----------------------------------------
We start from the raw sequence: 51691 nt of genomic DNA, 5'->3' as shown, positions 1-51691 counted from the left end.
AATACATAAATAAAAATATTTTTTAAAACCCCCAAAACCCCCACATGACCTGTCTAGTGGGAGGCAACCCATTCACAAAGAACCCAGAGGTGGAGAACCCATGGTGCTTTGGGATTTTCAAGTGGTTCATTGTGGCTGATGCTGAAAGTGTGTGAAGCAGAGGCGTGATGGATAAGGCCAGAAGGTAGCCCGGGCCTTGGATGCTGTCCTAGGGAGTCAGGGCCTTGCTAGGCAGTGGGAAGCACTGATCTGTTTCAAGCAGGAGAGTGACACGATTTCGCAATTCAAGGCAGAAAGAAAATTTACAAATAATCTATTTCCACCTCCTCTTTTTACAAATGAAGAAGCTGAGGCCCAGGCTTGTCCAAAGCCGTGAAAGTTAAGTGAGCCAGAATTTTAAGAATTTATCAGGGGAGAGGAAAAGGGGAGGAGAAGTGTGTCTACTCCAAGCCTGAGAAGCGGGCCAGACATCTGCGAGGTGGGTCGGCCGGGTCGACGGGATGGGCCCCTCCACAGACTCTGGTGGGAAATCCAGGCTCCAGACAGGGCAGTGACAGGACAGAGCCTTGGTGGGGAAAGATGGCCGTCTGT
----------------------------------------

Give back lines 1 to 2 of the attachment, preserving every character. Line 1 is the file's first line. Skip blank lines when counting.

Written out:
We start from the raw sequence: 51691 nt of genomic DNA, 5'->3' as shown, positions 1-51691 counted from the left end.
AATACATAAATAAAAATATTTTTTAAAACCCCCAAAACCCCCACATGACCTGTCTAGTGGGAGGCAACCCATTCACAAAGAACCCAGAGGTGGAGAACCCATGGTGCTTTGGGATTTTCAAGTGGTTCATTGTGGCTGATGCTGAAAGTGTGTGAAGCAGAGGCGTGATGGATAAGGCCAGAAGGTAGCCCGGGCCTTGGATGCTGTCCTAGGGAGTCAGGGCCTTGCTAGGCAGTGGGAAGCACTGATCTGTTTCAAGCAGGAGAGTGACACGATTTCGCAATTCAAGGCAGAAAGAAAATTTACAAATAATCTATTTCCACCTCCTCTTTTTACAAATGAAGAAGCTGAGGCCCAGGCTTGTCCAAAGCCGTGAAAGTTAAGTGAGCCAGAATTTTAAGAATTTATCAGGGGAGAGGAAAAGGGGAGGAGAAGTGTGTCTACTCCAAGCCTGAGAAGCGGGCCAGACATCTGCGAGGTGGGTCGGCCGGGTCGACGGGATGGGCCCCTCCACAGACTCTGGTGGGAAATCCAGGCTCCAGACAGGGCAGTGACAGGACAGAGCCTTGGTGGGGAAAGATGGCCGTCTGT